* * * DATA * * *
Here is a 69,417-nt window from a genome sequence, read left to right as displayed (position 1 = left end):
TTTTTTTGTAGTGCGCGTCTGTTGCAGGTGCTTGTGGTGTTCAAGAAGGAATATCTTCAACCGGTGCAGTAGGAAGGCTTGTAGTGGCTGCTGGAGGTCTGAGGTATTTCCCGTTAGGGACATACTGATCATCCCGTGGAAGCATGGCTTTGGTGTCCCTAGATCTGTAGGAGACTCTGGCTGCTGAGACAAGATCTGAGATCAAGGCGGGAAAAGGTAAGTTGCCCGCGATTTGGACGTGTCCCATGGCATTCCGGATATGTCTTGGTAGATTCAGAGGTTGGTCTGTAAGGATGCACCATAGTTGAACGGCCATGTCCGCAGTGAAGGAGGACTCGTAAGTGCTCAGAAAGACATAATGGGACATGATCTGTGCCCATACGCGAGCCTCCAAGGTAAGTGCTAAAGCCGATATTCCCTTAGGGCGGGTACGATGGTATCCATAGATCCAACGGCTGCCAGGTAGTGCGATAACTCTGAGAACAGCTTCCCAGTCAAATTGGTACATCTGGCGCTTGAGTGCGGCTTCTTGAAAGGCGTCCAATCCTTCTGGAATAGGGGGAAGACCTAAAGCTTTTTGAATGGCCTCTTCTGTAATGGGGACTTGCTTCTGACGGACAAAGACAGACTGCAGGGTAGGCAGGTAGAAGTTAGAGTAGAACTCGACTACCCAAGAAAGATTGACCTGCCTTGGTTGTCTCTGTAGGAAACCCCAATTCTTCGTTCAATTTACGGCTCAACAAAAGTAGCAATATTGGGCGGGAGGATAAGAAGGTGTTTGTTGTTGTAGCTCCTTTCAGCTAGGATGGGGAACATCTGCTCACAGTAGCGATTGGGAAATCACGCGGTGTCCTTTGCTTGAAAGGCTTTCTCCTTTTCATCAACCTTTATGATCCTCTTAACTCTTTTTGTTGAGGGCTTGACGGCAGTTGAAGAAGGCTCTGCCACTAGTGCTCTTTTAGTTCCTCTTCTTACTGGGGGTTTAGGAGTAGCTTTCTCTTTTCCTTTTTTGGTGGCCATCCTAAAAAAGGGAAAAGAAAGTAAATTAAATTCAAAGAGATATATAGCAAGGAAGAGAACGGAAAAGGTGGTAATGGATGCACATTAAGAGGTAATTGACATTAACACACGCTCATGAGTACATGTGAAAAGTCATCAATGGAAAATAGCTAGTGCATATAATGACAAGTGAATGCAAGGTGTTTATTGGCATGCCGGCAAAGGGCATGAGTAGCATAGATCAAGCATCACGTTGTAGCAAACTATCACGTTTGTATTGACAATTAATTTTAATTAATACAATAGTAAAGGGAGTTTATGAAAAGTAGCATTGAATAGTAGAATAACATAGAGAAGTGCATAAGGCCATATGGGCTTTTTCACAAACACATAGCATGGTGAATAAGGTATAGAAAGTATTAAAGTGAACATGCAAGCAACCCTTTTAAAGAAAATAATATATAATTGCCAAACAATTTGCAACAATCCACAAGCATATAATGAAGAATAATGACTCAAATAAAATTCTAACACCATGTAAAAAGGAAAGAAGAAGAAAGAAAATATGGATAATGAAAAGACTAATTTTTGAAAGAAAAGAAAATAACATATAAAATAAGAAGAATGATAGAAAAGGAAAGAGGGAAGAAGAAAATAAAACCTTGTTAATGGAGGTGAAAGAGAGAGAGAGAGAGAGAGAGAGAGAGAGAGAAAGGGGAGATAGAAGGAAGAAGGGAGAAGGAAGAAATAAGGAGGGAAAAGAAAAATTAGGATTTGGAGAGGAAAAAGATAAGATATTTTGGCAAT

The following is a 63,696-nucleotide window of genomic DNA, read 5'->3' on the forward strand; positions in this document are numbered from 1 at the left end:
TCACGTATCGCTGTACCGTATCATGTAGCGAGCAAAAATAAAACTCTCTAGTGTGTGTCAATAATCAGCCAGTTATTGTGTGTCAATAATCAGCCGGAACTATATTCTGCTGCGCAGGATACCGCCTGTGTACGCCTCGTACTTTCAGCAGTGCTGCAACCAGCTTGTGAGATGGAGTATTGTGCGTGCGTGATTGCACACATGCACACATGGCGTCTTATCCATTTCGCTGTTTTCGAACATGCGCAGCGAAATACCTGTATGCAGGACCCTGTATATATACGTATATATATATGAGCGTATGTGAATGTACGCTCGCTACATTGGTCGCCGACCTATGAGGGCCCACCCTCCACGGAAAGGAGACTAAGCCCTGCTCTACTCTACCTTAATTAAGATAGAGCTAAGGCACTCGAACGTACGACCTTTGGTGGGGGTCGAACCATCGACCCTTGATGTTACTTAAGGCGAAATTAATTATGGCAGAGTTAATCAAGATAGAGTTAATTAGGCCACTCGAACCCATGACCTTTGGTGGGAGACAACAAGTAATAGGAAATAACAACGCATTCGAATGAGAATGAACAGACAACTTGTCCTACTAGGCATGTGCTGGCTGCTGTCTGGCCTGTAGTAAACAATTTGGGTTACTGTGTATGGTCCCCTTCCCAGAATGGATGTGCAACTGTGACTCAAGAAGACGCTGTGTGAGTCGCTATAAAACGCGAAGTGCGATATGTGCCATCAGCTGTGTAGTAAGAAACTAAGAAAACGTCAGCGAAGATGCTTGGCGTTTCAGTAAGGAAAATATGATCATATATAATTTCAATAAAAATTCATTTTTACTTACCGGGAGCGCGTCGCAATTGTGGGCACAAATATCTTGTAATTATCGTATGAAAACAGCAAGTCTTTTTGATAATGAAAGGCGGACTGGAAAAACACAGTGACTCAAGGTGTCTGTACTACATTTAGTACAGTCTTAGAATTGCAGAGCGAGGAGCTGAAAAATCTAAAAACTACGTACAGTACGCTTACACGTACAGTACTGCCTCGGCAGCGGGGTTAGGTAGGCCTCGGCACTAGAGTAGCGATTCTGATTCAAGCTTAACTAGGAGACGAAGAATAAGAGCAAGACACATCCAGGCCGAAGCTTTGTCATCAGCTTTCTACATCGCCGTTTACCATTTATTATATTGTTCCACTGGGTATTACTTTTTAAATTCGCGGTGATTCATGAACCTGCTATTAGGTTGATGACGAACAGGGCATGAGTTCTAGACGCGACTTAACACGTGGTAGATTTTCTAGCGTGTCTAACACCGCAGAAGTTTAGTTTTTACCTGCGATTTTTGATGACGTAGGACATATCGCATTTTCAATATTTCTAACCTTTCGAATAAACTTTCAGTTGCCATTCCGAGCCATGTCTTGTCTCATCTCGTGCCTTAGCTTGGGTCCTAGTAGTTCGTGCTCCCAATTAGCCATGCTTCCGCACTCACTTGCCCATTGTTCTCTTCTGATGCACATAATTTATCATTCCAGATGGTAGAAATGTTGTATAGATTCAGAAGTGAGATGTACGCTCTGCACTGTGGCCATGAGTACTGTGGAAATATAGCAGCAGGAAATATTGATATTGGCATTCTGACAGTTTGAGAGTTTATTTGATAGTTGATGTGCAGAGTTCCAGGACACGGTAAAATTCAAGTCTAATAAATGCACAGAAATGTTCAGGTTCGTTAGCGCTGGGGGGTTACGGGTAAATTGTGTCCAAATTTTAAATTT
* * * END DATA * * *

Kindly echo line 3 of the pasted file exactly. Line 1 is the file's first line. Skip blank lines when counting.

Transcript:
The following is a 63,696-nucleotide window of genomic DNA, read 5'->3' on the forward strand; positions in this document are numbered from 1 at the left end: